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Eltahir Group predicts little adverse impact of climate change on malaria in West Africa

December 19, 2016 - 22:08 -- William Jobin

It is important to note a recent report on the predicted impact of climate change on malaria in West Africa, by Teresa K. Yamana, Arne Bomblies and Elfatih A. B. Eltahir. 2016 in the Journal Nature, entitled "Climate change unlikely to increase malaria burden in West Africa." doi:10.1038/nclimate3085

In the past, many reports on the impact of climate change on malaria transmission had been drawn using relatively simple biological models and statistical approaches, with inconsistent predictions. However in this report from the Eltahir Research Group at MIT in the US of America, the authors used a sophisticated computer simulation of climate and malaria transmission developed by the Eltahir Group to evaluate the impact of climate change specifically for West Africa.

The authors explained how their model simulates the way that malaria transmission is closely tied to climate. In West Africa, mosquito populations depend on the availability of water pools for breeding. The presence and persistence of these pools are tied to the region’s hydrology, as they are formed by excess rainfall and depleted by evaporation and infiltration into the ground. Temperature also plays an important role in malaria transmission, affecting the lifespan of the adult mosquito, the development rates of mosquito larvae, and the incubation period of the malaria parasite within the mosquito.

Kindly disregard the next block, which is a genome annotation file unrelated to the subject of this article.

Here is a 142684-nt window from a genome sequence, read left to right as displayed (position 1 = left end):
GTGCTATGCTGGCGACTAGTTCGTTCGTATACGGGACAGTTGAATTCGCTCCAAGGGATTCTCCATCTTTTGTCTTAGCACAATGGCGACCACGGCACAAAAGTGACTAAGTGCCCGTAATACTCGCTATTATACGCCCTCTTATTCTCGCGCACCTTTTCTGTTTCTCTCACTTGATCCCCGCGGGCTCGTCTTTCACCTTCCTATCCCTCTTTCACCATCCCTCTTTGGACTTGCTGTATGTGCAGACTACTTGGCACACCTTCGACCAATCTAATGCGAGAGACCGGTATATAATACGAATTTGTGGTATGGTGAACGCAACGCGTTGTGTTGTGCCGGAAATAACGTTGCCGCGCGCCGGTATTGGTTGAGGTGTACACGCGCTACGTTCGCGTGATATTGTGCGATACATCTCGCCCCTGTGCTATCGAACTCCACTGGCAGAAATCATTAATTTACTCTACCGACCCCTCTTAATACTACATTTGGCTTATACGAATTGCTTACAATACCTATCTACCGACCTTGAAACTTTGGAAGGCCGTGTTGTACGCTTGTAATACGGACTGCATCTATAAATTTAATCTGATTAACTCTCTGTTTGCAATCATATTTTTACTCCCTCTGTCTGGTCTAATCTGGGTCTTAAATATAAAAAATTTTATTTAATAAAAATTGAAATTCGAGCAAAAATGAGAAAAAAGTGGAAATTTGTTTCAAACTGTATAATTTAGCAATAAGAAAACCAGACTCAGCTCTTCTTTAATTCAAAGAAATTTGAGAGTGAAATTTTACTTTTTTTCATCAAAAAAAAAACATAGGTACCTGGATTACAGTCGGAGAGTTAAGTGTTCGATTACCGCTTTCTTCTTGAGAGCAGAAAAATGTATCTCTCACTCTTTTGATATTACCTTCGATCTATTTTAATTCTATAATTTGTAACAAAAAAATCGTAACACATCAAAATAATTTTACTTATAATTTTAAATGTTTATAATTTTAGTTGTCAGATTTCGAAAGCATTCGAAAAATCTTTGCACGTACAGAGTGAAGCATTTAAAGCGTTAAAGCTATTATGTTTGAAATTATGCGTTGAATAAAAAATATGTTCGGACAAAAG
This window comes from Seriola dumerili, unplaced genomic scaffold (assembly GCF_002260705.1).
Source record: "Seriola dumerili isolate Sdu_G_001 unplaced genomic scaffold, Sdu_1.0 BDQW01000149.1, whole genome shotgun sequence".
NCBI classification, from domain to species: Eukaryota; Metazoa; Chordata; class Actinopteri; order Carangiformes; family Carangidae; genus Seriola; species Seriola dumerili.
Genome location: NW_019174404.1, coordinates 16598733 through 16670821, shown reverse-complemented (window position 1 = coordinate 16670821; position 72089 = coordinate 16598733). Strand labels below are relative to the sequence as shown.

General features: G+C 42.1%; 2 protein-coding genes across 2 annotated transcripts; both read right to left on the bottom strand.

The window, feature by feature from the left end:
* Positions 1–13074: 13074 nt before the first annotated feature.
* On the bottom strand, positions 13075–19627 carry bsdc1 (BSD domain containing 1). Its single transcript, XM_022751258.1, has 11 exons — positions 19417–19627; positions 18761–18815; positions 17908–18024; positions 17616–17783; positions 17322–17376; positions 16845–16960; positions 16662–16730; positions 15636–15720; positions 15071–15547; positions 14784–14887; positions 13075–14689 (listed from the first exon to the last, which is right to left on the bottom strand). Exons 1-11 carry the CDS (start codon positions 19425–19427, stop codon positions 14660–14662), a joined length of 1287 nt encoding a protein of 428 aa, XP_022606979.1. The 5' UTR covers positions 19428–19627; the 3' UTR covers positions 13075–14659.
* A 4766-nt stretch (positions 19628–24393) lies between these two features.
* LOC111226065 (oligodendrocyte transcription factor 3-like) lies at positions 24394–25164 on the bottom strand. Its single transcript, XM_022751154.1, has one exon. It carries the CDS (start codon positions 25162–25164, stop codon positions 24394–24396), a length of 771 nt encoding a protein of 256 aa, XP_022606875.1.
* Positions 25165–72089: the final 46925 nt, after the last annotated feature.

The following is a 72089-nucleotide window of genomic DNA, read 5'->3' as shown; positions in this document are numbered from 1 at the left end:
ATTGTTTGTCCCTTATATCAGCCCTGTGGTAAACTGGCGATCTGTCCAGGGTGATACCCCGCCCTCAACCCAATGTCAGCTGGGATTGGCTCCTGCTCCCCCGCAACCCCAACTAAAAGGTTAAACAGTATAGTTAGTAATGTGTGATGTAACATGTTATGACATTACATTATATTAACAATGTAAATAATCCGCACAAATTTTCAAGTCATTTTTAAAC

The authors used predictions of these climatic variables to look at how the environmental suitability for malaria transmission will change as temperatures rise and the distribution of rainfall is altered. They used a computer model named HYDREMATS to simulate transmission under current and future climates and identify areas that may be especially vulnerable to increases in transmission, as well as areas where transmission is expected to decrease.

In this report, they presented results from a decade-long study involving field observations and the sophisticated HYDREMATS model simulating village-scale transmission. They drove the malaria model with select climate models that correctly reproduce historical West African climate, and projected reduced malaria transmission. Their conclusion was that the impacts of climate change on malaria transmission in this region of Africa are not of serious concern.

Why would this be so? A simple explanation would be that wet season temperatures throughout West Africa currently approach or exceed the limits of mosquito survival, thus all future warming scenarios would lead to increased mosquito mortality, decreasing the transmission rate.

Projections using the HYDREMATS model to simulate other parts of Africa did not give these same conclusions however.

An important value of this model is that it can be used to evaluate alternative regional strategies for malaria suppression in the face of expected changes due to climate change.